All in all, a pretty nice story. But not very satisfying in play. I felt the same kind of awkwardness as we did playing Bliss Stage, which my group will refer to as a joke unto itself. I know none of us had a very comfortable grasp of the rules, myself included, and a few times I forgot key things (like, I escalated NPC's, completely forgetting I had to roll to see if I could do that). But it seemed like we had a bigger problem in that no one really wanted to describe things. I asked for descriptions, and I got things like, "Uhh, I stab him. What do I roll?" Always, we go straight to the rolling. In Bliss Stage, I had players asking why they would want to take over narrative in the dream, what benefit does it give you? Why not just always cut straight to the fight? It felt very similar, and it made me wonder about the "IIEE with teeth" discussion lately, and how different groups might relate to that. You can apparently play Poison'd with only some very bare bones descriptions; we did tonight, and nobody seemed to walk away feeling particularly good about the game. Nobody liked our Bliss Stage game, and much the same thing seemed to happen there.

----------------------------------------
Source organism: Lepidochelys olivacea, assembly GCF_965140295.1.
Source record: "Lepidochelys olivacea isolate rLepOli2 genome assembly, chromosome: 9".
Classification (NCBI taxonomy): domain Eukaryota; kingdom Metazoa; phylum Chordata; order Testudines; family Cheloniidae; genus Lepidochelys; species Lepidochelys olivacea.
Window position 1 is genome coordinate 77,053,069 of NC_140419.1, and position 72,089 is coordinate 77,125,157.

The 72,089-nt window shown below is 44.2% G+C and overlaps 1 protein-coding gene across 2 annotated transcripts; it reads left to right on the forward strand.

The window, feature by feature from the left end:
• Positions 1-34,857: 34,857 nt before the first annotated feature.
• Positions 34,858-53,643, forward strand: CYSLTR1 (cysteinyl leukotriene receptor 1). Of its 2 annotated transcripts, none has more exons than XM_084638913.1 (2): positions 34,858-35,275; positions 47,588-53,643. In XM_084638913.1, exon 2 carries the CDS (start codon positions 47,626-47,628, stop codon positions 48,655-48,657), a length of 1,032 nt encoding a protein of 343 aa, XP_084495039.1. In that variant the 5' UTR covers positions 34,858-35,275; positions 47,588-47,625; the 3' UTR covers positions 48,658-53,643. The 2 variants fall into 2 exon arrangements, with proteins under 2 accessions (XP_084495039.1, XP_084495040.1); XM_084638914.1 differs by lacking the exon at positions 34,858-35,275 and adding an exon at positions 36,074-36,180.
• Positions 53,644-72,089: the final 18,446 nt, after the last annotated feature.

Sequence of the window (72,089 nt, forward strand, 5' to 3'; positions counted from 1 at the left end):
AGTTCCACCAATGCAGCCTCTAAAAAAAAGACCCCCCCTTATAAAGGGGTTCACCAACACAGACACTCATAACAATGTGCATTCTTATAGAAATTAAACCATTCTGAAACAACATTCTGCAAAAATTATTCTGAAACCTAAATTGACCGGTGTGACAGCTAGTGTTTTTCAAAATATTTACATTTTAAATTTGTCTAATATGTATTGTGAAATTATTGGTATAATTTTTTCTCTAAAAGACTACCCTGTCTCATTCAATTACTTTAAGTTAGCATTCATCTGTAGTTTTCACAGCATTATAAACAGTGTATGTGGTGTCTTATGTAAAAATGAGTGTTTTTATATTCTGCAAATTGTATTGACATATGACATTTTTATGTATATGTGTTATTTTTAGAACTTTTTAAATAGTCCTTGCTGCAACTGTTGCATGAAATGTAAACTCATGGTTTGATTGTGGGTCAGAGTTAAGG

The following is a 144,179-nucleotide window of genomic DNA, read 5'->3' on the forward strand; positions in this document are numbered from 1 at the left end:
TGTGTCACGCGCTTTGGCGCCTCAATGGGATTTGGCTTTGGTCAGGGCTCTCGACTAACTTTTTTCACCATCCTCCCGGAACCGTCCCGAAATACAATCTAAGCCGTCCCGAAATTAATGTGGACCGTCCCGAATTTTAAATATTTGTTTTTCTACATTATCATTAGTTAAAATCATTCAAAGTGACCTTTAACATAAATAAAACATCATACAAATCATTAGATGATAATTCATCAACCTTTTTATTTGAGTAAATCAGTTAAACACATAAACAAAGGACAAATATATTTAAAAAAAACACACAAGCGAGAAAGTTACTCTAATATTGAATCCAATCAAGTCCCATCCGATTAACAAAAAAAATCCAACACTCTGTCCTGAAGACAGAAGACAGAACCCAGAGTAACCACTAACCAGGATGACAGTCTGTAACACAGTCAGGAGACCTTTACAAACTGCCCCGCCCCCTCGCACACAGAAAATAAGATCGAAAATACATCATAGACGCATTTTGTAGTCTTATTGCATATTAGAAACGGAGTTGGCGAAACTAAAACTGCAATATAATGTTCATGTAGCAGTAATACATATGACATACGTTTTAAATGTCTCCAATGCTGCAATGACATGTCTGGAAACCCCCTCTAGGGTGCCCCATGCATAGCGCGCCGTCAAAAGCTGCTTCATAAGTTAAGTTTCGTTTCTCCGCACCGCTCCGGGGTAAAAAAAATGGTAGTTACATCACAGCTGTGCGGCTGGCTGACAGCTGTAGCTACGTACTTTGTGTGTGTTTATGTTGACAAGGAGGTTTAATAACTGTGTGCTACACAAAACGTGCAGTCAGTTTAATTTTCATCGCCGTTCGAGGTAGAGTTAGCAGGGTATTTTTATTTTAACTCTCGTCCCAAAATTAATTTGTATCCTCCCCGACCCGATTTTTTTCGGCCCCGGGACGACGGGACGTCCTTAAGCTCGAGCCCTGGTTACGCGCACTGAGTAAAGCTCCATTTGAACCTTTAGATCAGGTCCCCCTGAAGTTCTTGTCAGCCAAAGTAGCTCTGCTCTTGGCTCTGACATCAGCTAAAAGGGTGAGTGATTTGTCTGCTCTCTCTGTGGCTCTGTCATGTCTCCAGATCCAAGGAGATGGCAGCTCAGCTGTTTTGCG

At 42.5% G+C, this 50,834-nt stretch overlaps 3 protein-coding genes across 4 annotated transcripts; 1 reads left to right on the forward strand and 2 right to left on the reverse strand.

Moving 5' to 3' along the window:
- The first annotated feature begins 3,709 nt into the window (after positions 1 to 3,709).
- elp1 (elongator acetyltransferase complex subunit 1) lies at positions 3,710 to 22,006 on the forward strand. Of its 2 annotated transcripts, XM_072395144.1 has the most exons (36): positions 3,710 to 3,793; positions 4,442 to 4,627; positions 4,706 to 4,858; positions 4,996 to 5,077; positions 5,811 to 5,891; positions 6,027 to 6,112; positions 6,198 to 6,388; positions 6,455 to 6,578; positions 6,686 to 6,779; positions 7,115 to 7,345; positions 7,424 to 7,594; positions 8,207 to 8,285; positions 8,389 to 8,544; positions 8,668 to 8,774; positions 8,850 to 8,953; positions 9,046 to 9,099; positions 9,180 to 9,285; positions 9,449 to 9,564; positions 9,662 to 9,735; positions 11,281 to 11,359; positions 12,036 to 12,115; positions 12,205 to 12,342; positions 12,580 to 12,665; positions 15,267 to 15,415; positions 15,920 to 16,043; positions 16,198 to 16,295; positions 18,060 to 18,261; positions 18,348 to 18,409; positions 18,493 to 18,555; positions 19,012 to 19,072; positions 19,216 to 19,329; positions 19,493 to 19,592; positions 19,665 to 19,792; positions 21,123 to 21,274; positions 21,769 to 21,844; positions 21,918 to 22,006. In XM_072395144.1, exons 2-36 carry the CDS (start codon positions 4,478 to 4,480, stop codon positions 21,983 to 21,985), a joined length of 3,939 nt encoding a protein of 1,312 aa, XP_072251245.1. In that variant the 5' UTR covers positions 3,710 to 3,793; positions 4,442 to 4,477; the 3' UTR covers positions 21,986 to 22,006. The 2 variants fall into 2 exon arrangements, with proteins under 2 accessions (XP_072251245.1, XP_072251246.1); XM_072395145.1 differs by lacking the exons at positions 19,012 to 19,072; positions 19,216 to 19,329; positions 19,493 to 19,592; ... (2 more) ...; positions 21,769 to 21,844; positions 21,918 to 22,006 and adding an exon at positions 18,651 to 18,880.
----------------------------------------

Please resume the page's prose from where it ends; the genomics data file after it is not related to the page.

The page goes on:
Do you think mechanics can really prompt you to fill in description, if you have a group disinclined to do so, who don't see the point and just want to get to "the real game," where they roll dice? And how do I get my group to try playing differently? I don't think you can even call it a preference in play style, since I don't know if they've ever played any other way.

Comments

  • This was my biggest problem too, for a while. Dogs in the Vineyard was the game that cracked it for me, but I've had other folk run that game and still have the same problem, so... Yeah.

    Mechanics alone can't make folks engage with the fiction. Even if the mechanics try to do this (by allocating descriptions to certain players or whatever) it just becomes another procedure that the players must hurdle to get to what they think they want. Dice rolls, conflict outcomes, plot progress, XP, whatever.